The Ukrainian military is set to receive the unusual looking mitznefet military helmet cover, also known as the "clown hat," from the Israeli defense force, according to a report Tuesday from pro-Russian news site Sputnik. The supply of Israeli equipment to the Ukrainian military comes at a diplomatically sensitive time and is thought to be in response to Russia's decision to arm Iran, Israel's mortal enemy, with the advanced S-300 missile defense system.

Iran made the deal with Russia in 2007 but U.S.-led sanctions saw the contract delayed in 2010. During the Iranian nuclear negotiations in July this year, Russia decided to resurrect the S-300 deal saying that Iran deserved the missile system for its willingness to continue what were long and drawn out negotiations. While the missile system has not been delivered yet, Israel's willingness to help Ukraine in the Donbas conflict could damage Israel and Russia's strong diplomatic relations, according to a Times of Israel report.

Despite the ridicule over the helmet cover, which looks like a combination of a chef's hat and a shower cap, it has been proven to save lives. The flopping and excess fabric is designed to disguise the distinct round shape of a military helmet and prevent light reflecting off the helmet's surface.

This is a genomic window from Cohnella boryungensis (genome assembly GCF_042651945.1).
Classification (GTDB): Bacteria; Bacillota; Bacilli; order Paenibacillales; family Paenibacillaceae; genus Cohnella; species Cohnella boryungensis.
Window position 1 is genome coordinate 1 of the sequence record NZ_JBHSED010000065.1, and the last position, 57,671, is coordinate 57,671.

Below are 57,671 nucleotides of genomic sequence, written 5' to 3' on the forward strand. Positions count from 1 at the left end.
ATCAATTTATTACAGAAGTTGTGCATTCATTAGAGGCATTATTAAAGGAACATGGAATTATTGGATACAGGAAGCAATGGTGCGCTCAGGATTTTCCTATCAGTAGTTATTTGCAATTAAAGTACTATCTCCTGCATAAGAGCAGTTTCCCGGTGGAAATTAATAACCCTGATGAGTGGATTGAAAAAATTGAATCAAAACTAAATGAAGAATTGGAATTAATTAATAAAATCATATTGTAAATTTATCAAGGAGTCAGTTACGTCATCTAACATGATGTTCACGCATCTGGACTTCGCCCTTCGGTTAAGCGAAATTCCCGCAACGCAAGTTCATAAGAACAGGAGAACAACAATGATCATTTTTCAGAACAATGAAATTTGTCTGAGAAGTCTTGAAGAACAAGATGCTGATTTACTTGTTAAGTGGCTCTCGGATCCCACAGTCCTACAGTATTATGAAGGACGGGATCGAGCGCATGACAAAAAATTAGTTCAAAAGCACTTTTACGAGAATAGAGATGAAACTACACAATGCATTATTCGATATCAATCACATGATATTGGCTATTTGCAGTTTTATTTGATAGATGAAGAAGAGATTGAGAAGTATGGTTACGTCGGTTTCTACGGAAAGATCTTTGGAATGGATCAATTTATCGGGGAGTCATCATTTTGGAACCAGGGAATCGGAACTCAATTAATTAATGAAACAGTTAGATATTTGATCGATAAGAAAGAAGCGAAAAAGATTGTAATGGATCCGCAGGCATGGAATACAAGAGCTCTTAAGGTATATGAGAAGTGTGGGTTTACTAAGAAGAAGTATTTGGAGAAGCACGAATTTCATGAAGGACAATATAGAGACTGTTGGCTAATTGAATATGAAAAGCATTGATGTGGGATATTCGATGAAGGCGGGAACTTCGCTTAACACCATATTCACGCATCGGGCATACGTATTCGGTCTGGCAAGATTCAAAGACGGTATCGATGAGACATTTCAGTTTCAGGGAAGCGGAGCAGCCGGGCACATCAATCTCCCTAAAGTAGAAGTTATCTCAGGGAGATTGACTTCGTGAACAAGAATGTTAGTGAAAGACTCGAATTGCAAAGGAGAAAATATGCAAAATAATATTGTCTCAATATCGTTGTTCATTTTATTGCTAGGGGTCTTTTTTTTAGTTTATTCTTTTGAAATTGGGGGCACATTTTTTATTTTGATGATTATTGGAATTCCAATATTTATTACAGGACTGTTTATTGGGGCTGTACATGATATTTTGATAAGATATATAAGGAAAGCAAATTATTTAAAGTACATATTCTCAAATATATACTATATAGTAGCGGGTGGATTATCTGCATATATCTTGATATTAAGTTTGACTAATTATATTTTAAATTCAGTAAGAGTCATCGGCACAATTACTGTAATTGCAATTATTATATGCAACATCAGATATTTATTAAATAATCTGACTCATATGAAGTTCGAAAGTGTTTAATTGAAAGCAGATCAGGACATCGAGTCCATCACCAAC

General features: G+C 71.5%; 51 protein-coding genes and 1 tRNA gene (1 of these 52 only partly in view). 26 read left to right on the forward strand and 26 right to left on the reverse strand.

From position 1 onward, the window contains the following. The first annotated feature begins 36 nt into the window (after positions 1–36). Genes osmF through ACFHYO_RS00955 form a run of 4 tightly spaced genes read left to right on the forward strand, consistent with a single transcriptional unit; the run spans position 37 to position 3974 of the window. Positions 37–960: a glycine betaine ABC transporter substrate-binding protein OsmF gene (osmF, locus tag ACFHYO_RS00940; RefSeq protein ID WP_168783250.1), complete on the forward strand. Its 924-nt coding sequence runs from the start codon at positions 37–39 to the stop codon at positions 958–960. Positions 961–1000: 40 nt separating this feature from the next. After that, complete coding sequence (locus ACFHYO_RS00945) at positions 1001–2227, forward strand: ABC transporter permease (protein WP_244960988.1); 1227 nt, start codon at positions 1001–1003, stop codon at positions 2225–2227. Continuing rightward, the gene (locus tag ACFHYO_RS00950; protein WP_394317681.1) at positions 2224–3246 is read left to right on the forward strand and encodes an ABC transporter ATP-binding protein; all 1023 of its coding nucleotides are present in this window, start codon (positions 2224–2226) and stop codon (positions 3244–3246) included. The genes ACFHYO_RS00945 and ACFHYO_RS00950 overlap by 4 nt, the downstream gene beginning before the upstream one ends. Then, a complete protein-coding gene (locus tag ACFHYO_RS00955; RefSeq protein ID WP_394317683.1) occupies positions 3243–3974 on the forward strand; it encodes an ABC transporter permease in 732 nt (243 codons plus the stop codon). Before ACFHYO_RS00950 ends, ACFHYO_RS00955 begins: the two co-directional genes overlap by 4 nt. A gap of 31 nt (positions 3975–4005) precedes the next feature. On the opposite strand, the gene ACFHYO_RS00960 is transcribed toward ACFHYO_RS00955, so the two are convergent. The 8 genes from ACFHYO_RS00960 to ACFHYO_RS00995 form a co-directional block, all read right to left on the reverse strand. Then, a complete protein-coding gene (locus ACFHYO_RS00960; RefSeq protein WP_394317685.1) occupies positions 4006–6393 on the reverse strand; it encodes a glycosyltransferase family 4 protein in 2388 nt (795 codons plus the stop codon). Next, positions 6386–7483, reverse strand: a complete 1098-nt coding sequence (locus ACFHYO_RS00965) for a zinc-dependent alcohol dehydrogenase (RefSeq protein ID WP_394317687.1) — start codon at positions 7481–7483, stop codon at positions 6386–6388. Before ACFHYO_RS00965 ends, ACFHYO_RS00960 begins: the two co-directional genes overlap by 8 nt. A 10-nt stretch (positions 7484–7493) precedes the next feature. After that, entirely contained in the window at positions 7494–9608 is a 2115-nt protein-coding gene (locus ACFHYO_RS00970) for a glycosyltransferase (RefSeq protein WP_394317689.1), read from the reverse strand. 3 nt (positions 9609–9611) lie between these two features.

While the IDF introduced the helmet cover more than 20 years ago, no other militaries currently use that design. U.S. snipers, for example, use the boonie-style helmet that has leaves and branches on it. 

The Ukrainian military is set to receive an initial 20 mitznefet covers which are likely to be given to soldiers and snipers operating on the front lines. 

The Ukrainian government has been increasingly calling for Western militaries to provide troops with lethal aid so it can counteract Russian-backed rebels. However, no country has dared to arm Ukraine, fearing that doing so will propel the 17-month conflict spiral out of control. In March, U.S. President Barack Obama rejected a bill from the Senate that overwhelmingly supported providing U.S. weapons to Ukraine. Reports at the time suggested German leader Angela Merkel was a deciding factor in Obama's decision. 

The war in Ukraine has killed more than 7,000 people since it began in April 2014.